Wendy’s? McDonald’s? Burger King?
Probably not in downtown Gearhart if officials move forward with plans to modify city code and prohibit so-called “formula use.”
The restrictions would apply to any restaurant or bar that has four or more establishments in operation anywhere in the country. The code could also exclude businesses with standardized merchandise, facades, signs or services.
It will “take a wordsmith,” City Planner Carole Connell said of the new verbiage regulating downtown uses.
The conversation began in February when the Planning Commission heard from Cannon Beach Community Development Director Jeff Adams on how that city is managing commercial development downtown. The Planning Commission and the City Council held a work session last week.
“Folks were concerned about businesses like Dollar General coming into town,” Mayor Matt Brown said.
While the city has a Dairy Queen, U-Haul and Sherwin-Williams in the commercial zone along U.S. Highway 101, code changes would not affect existing businesses. “But it might be something we want to look at,” Brown said.
Brown said residents had concerns about potential uses of empty commercial properties on Highway 101 and the need for a grocery store after the closing of Gearhart Market, which transitioned to a grocery and brew pub in 2017 before closing late last year.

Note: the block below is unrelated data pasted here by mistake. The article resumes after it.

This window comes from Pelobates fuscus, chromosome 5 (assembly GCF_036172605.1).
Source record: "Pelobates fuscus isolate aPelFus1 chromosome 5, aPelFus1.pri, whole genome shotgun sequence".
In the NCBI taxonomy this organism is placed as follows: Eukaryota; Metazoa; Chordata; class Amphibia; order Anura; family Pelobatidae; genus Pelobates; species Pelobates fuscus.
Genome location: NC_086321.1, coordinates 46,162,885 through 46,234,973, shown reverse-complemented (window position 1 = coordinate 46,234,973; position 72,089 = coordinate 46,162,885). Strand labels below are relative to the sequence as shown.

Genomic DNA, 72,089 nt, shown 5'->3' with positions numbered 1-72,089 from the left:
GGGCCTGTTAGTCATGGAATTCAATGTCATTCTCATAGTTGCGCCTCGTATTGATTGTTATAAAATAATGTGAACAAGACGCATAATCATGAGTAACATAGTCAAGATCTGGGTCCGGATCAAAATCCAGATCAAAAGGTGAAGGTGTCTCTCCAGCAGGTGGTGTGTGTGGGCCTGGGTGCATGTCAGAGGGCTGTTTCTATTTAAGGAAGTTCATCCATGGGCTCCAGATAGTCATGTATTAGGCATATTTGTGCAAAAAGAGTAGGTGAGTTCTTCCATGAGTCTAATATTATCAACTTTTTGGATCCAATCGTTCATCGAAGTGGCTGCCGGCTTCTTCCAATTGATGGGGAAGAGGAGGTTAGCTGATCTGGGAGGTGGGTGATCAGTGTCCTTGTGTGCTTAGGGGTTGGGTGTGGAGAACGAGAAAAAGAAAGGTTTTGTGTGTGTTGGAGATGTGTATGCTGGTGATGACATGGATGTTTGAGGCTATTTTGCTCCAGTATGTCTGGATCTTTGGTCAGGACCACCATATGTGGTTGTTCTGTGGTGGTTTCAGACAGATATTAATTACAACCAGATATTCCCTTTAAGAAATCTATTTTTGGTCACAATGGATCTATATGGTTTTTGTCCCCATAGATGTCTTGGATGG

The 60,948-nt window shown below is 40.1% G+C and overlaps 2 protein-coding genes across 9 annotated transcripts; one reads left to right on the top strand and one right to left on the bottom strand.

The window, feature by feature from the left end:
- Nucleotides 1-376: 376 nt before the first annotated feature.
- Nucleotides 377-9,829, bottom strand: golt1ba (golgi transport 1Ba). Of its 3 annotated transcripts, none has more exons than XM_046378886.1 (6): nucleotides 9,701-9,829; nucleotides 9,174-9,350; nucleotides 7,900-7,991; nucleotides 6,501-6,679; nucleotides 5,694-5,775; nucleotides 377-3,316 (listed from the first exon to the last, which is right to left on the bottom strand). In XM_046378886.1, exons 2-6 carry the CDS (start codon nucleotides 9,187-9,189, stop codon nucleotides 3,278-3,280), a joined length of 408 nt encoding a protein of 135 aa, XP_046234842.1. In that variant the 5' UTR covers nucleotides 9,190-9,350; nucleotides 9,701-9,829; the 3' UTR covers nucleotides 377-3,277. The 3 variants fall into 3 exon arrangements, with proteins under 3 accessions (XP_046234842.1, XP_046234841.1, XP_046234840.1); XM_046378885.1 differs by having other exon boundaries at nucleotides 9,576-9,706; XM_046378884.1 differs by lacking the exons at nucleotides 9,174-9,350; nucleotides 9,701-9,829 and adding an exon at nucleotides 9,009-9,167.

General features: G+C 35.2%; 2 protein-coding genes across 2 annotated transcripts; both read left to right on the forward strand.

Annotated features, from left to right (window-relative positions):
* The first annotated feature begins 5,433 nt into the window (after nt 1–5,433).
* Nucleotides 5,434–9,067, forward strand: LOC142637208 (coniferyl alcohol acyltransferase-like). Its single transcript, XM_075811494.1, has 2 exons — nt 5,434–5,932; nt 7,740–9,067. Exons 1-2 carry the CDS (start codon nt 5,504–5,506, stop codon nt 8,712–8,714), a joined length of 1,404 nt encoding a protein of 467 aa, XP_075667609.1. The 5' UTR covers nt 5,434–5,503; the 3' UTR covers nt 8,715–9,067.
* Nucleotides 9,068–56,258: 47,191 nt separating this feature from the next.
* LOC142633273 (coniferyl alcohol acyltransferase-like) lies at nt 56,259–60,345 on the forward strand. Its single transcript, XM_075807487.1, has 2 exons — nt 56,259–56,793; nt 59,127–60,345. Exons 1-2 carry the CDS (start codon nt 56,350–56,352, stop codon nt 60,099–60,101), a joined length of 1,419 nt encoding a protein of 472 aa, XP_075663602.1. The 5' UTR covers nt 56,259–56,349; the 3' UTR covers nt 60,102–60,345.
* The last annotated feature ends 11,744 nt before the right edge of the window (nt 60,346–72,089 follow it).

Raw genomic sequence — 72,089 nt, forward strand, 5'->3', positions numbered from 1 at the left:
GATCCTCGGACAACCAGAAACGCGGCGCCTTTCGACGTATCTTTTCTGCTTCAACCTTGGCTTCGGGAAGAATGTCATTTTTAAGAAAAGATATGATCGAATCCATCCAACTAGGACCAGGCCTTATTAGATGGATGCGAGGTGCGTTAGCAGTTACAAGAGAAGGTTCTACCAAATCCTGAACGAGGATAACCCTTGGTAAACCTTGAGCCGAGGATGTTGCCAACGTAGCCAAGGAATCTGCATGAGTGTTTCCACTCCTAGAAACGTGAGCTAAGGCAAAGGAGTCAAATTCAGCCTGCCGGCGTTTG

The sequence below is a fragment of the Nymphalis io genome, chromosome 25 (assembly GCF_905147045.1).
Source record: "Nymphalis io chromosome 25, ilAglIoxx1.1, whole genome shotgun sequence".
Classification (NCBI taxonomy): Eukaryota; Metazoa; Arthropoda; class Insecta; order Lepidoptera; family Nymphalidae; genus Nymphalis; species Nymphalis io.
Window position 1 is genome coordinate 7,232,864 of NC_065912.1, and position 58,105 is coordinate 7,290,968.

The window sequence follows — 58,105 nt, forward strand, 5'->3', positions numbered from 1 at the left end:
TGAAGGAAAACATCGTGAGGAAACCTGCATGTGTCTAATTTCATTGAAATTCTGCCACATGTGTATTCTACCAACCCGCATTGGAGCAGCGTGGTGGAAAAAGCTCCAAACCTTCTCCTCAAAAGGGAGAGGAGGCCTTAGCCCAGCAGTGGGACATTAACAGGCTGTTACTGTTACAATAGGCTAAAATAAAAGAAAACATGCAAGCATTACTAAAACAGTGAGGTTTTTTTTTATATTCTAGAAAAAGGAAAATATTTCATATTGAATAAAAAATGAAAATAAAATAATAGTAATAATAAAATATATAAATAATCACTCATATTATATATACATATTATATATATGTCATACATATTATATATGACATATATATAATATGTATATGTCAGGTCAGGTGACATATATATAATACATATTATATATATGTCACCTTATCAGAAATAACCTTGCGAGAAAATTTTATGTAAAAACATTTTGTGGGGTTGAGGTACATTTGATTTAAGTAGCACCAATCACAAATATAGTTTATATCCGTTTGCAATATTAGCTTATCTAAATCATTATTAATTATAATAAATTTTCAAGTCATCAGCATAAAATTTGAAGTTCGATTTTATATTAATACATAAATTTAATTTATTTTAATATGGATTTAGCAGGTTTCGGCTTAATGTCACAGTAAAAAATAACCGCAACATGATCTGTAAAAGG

At last week’s work session, officials zeroed in on the downtown commercial zone.
“What kind of businesses do we want in our community?” Brown asked. “What type of businesses fit in within our comp plan and residential nature?”
Staff presented a draft document revising uses in city code.
Proposed outright permitted uses could open the way for retail, art galleries, offices, garden stores, financial institutions and personal businesses like hair styling, spas, printing or other services.
Conditional uses could include eating and drinking establishments and homes in areas where residential use does not exceed 50% of the building’s total floor space.
Prohibited uses could also include amusement arcades and surrey rentals, drive-in facilities, car washes or private parking lots.
City Councilor Dan Jesse said he supported changes prohibiting formula use restaurants, but had concerns about regulating activity along the highway.
“I choose to vote with my wallet. To me they have the right to be there,” Jesse said. “They paid for the land and built the building.”
The City Council tasked the Planning Commission with brainstorming ideas and coming up with possible draft language.
“These are still discussions at this point,” Brown said after the meeting. “We plan on continuing to meet and discuss as well as provide staff with ideas and language. The intent, I think, of this process is to make sure our code is enforceable, makes sense in today's environment, and will follow our commercial goals laid out in our comp plan.”
The Planning Commission meets Nov. 14 to continue the discussion.